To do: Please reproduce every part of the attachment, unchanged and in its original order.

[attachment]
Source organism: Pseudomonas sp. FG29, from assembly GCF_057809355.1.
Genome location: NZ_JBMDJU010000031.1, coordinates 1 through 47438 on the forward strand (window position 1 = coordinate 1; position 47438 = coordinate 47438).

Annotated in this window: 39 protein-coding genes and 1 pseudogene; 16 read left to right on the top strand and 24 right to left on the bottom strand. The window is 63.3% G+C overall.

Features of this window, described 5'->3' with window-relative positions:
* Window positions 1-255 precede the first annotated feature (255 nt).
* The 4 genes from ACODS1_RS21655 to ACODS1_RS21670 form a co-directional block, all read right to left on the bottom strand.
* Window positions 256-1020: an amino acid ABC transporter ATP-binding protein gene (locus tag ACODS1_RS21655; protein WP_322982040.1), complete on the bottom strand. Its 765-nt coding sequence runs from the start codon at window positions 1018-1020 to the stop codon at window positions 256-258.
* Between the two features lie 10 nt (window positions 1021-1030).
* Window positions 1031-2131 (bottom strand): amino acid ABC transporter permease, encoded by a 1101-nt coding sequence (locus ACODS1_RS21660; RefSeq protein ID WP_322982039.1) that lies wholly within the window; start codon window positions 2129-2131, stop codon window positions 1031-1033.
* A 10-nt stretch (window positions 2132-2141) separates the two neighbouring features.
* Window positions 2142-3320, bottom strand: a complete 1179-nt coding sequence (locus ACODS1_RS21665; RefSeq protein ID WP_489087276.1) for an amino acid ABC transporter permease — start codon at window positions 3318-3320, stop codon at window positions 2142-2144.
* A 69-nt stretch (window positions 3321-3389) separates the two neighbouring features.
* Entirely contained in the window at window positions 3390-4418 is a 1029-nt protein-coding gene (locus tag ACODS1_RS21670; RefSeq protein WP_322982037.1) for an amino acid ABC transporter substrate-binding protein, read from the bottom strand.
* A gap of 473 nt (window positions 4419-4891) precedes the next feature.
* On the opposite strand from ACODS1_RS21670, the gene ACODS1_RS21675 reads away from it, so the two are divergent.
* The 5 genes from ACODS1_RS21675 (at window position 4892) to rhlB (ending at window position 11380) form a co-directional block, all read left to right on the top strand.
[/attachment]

Source organism: Pseudomonas sp. FG29, from assembly GCF_057809355.1.
Genome location: NZ_JBMDJU010000031.1, coordinates 1 through 47438 on the forward strand (window position 1 = coordinate 1; position 47438 = coordinate 47438).

Annotated in this window: 39 protein-coding genes and 1 pseudogene; 16 read left to right on the top strand and 24 right to left on the bottom strand. The window is 63.3% G+C overall.

Features of this window, described 5'->3' with window-relative positions:
* Window positions 1-255 precede the first annotated feature (255 nt).
* The 4 genes from ACODS1_RS21655 to ACODS1_RS21670 form a co-directional block, all read right to left on the bottom strand.
* Window positions 256-1020: an amino acid ABC transporter ATP-binding protein gene (locus tag ACODS1_RS21655; protein WP_322982040.1), complete on the bottom strand. Its 765-nt coding sequence runs from the start codon at window positions 1018-1020 to the stop codon at window positions 256-258.
* Between the two features lie 10 nt (window positions 1021-1030).
* Window positions 1031-2131 (bottom strand): amino acid ABC transporter permease, encoded by a 1101-nt coding sequence (locus ACODS1_RS21660; RefSeq protein ID WP_322982039.1) that lies wholly within the window; start codon window positions 2129-2131, stop codon window positions 1031-1033.
* A 10-nt stretch (window positions 2132-2141) separates the two neighbouring features.
* Window positions 2142-3320, bottom strand: a complete 1179-nt coding sequence (locus ACODS1_RS21665; RefSeq protein ID WP_489087276.1) for an amino acid ABC transporter permease — start codon at window positions 3318-3320, stop codon at window positions 2142-2144.
* A 69-nt stretch (window positions 3321-3389) separates the two neighbouring features.
* Entirely contained in the window at window positions 3390-4418 is a 1029-nt protein-coding gene (locus tag ACODS1_RS21670; RefSeq protein WP_322982037.1) for an amino acid ABC transporter substrate-binding protein, read from the bottom strand.
* A gap of 473 nt (window positions 4419-4891) precedes the next feature.
* On the opposite strand from ACODS1_RS21670, the gene ACODS1_RS21675 reads away from it, so the two are divergent.
* The 5 genes from ACODS1_RS21675 (at window position 4892) to rhlB (ending at window position 11380) form a co-directional block, all read left to right on the top strand.